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Annual Meeting 11/4/23

NHAS Fall Meeting

Visitors Center, Strawbery Banke Museum, Portsmouth NH

Registration: $10 at the door. Complimentary registration with a Student ID.

No pre-registration required for on-site attendance.

The meeting is also available on ZOOM. Zoom register at

Parking is available in the Museum’s parking lot off Hancock Street and at several Portsmouth parking lot.

9:00 am. Registration opens. Morning refreshments.

9:55 - 10:00 am. Welcome and opening remarks.

10:00 - 10:45 am. The Kchi Pôntegok Petroglyph Project: Recontextualizing the Bellows Falls Petroglyph Site within an Indigenous Landscape.

Gail Golec, Project Archaeologist, Monadnock Archaeological Consulting, Inc.

Interpretation of Indigenous history has historically been grounded in white Euro-American culture and as a result, important elements of the Indigenous worldview are often overlooked or disregarded. The Kchi Pôntegok Petroglyph Project, funded through the National Park Service’s Underrepresented Communities Grant program, is attempting to address this lack of Indigenous cultural nuance by recontextualizing the Kchi Pôntegok/Bellows Falls site (VT-WD-008) within the wider landscape of the Middle Connecticut River watershed and its resources, connections and stories, as well as the regions’ Indigenous and historic archaeological sites.

Gail Golec was born and raised in New Hampshire and has been a professional archaeologist for over 20 years. I’ve undertaken a number of research projects focusing on local women’s, Black, Indigenous and LGBTQ+ history and regularly present that research in library and historical society talks as well as in classes through the CALL program at Keene State College. I also have a history podcast about cemeteries called “The Secret Life of Death”. Currently I’m a co-manager of the Kchi Pôntegok Petroglyph Project in Rockingham, VT.

10:45 - 11:00 am. Break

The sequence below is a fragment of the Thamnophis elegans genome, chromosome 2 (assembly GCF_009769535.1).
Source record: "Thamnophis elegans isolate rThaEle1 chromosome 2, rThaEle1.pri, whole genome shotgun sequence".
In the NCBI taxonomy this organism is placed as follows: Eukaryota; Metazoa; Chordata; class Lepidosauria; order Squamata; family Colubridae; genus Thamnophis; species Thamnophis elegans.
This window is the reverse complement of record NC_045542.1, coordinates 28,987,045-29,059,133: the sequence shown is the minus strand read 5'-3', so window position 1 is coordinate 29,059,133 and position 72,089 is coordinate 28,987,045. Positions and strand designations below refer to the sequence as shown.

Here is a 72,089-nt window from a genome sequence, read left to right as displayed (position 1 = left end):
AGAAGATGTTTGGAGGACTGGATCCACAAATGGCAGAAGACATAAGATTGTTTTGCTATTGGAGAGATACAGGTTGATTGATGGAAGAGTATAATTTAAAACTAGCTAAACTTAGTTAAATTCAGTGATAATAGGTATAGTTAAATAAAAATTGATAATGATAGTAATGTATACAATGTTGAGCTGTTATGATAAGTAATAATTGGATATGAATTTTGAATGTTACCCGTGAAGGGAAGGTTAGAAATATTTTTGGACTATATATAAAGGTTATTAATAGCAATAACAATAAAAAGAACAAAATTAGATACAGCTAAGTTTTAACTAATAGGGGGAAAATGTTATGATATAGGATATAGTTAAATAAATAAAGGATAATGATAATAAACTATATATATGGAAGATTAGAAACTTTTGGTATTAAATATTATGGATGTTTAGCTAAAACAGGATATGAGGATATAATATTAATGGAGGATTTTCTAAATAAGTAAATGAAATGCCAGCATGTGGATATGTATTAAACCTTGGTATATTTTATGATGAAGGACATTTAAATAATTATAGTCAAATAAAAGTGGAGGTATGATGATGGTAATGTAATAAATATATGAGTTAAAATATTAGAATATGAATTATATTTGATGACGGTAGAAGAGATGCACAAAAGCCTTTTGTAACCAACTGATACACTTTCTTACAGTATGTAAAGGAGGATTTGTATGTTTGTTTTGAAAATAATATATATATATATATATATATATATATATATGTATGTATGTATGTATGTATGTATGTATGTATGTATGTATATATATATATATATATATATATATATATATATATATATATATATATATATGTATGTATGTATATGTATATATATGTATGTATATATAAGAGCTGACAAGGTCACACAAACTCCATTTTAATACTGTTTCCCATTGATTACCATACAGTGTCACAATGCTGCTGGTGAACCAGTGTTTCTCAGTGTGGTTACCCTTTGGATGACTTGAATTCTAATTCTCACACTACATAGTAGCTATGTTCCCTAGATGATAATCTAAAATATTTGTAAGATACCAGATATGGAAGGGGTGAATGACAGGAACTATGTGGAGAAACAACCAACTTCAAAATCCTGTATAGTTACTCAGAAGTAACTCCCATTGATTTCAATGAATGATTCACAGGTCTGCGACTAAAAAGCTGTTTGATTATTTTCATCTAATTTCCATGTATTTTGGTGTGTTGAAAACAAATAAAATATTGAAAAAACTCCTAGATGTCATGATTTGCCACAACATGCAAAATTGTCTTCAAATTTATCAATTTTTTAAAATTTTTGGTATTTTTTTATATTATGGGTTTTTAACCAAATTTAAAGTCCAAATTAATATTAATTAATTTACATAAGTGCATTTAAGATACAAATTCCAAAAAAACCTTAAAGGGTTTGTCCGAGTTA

11:00 - 11:45 am. Shallow Water; Deep History: Archaeological Investigations in the Umbagog Lake Region.

Nathan Scholl, M.A., RPA, Geoarchaeologist.

Umbagog Lake is located on the border of New Hampshire and Maine in a remote region of both states. This lake is the headwaters of the Androscoggin River and was the historical intersection of at least four indigenous trails. Investigations between 2019 and 2022 of the archaeological records around the region of this lake will be discussed, from Pre-Contact to Post-Contact periods with insights into the environmental history of the lake as well.

Nathan Scholl has more than 22 years of experience in archaeology and cultural resource management, including over 15 years as a practicing geoarchaeologist. Mr. Scholl’s geographical expertise is focused on the Northeast, Southeast, Mid-Atlantic, Midwest of the United States, in addition to the Atlantic Outer Continental Shelf. As a geoarchaeologist, he applies techniques of soil and geomorphological analysis, as well as basic geophysical techniques, to archaeological sites for predictive and interpretive purposes. Born and raised in Maine, his family has deep roots in New England, with ancestry tracing back to some of the first European settlers, and he is fascinated by the cultural and environmental history of the region. He currently works as a technical reviewer for the Federal Energy Regulatory Commission.